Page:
Whilst she and her husband were living in Casino, she took a very active part in church matters, always having been a staunch member of the Church of England, and she was also very industrious in the war work which was going on at that time. She used to work alternative weeks for the Red Cross and the War Chest, and during that period she knitted nearly 100 pairs of socks for soldiers at the front.

When the disastrous pneumonic influenza outbreak occurred in 1919, she volunteered for service in the temporary hospitals at Casino, there being a shortage of nurses, and she served under Mrs. C. D. Ferguson (nee Matron Coghlan), formerly Matron of the Grafton. District Hospital, during the whole period of the epidemic, rendering very valuable service in the temporary hospital at the School of Arts buildings.

As is well known, Mr. Waterhouse has been associated with the Manchester Unity Order of Oddfellows for well over 50 years, and was prominent in pioneering its progress on the North Coast. During all those years, Mrs. Waterhouse took the keenest interest in his work, and assisted him in many directions in her characteristically quiet, unobtrusive way. This fact was recognised when Oddfellows of the North Coast met at Grafton to honor Bro. and Mrs. Waterhouse on the former attaining his jubilee in Oddfellowship. She herself became a member of the Order in Casino, and to-day she is being given an Odd fellows ' funeral, as a mark of respect to her memory.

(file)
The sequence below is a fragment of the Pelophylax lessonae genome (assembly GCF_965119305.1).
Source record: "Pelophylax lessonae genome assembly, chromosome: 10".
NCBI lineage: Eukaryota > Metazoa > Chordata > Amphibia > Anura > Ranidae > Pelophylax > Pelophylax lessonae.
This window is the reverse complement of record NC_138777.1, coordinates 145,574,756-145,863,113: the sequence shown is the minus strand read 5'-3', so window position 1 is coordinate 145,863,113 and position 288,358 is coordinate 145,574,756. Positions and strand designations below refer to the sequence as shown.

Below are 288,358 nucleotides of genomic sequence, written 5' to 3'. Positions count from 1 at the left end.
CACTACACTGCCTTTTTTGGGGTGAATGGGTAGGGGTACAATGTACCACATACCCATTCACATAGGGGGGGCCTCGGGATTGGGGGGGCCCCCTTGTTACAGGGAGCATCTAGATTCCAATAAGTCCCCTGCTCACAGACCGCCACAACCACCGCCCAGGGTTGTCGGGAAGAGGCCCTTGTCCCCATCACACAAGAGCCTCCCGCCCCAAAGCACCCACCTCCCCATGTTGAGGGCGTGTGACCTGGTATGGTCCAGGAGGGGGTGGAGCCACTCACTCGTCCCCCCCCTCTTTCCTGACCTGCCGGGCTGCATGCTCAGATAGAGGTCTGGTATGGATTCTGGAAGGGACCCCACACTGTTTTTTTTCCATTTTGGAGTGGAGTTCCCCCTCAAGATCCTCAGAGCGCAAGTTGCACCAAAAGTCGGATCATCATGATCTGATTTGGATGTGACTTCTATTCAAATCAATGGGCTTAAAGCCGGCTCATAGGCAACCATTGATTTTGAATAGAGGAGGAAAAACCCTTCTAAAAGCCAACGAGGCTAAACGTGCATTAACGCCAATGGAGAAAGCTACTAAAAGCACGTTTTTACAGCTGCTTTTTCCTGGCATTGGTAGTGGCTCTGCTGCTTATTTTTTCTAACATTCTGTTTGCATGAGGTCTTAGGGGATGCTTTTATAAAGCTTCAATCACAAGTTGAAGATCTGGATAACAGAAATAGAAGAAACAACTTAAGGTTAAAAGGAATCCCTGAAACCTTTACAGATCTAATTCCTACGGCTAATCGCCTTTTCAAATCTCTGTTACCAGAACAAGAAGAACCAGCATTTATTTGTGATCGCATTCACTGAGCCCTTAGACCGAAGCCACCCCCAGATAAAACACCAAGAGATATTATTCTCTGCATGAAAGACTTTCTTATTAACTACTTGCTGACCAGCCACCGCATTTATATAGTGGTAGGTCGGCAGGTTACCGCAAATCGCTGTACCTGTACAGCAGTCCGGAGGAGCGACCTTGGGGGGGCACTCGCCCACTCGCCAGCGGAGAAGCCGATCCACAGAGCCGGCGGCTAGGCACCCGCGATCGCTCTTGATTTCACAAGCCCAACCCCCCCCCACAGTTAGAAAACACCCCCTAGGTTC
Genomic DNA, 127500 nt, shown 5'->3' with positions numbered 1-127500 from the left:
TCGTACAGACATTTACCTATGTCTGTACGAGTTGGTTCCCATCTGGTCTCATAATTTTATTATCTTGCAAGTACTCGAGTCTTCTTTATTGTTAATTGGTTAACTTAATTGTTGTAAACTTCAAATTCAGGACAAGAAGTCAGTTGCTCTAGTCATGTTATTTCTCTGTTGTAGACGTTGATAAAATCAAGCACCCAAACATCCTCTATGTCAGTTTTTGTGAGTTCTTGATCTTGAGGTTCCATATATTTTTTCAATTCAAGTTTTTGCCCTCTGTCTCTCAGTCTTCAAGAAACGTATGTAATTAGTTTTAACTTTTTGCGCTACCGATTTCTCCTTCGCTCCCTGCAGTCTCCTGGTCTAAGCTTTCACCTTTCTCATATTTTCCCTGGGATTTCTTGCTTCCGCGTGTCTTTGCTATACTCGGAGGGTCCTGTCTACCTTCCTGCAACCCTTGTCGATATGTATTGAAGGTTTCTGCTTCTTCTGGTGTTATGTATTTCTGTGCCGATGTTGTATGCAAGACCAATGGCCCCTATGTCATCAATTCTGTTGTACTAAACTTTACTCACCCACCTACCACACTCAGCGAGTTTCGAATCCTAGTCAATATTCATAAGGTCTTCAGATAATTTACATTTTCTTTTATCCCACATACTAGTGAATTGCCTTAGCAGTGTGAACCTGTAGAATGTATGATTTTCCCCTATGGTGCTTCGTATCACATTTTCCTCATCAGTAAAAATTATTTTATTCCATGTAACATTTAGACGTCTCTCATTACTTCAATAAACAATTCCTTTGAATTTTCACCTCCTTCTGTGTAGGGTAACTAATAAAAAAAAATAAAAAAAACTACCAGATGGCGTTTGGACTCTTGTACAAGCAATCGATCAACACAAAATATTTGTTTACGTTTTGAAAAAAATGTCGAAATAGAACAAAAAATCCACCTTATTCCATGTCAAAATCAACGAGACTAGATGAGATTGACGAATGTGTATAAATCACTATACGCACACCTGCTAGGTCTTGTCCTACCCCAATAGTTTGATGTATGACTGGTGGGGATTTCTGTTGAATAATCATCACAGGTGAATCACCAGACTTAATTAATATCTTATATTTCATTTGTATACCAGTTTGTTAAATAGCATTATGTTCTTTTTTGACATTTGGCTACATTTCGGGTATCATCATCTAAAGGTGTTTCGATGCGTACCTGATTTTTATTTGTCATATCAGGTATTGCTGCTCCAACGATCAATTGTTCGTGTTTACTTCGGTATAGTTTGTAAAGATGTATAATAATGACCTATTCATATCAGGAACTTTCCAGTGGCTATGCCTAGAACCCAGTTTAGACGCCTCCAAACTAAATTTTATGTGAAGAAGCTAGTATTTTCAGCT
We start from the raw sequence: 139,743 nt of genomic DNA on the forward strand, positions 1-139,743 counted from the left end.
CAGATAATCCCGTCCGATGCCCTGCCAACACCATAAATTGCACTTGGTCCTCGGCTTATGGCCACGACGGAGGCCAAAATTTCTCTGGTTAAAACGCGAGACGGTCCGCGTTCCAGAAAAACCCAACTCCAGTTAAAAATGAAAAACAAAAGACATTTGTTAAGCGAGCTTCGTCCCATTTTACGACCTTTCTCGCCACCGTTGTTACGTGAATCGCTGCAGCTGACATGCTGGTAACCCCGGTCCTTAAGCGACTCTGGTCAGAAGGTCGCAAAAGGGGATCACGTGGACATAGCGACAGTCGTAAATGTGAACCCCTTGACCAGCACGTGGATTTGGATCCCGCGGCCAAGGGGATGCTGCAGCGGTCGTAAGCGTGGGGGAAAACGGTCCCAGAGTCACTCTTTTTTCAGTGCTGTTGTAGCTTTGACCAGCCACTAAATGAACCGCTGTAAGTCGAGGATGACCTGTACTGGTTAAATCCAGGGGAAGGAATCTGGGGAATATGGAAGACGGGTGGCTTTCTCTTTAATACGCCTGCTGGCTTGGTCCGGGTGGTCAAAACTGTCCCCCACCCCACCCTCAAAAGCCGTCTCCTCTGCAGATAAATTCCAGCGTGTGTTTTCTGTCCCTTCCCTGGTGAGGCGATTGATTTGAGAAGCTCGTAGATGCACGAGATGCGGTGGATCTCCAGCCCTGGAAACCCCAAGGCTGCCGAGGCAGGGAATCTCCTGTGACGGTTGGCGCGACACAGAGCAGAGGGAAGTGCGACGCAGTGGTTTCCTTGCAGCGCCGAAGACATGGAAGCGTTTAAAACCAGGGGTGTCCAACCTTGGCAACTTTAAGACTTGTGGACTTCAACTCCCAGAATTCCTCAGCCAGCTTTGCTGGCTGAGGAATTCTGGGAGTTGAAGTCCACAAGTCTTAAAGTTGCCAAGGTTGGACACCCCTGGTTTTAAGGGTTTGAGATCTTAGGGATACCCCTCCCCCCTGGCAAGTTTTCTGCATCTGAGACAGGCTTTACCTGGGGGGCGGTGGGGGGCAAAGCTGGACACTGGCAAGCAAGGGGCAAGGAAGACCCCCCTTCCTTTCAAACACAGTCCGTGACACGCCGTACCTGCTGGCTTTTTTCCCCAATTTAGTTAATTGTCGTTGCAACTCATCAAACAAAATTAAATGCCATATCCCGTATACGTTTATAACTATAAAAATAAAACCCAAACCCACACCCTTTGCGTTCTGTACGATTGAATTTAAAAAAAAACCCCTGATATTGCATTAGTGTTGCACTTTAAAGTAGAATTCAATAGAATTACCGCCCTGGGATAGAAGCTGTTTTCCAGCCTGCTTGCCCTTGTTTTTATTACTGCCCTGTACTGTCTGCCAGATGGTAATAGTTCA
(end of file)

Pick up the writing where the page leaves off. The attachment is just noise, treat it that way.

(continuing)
The late Mrs. Waterhouse had a wonder ful memory, and could relate many events in the early history of Grafton, especially of incidents that occurred in her school girl days. She recollected when the land at the end of Duke street was scrub, and she used to attend picnics there. She also vividly, remembered being one of the worshippers, with her .parents, at the old Christ Church Church, on the night when Bishop Sawyer was drowned. She also attended the Sunday School in the days of the late Rev. F. R. Newton.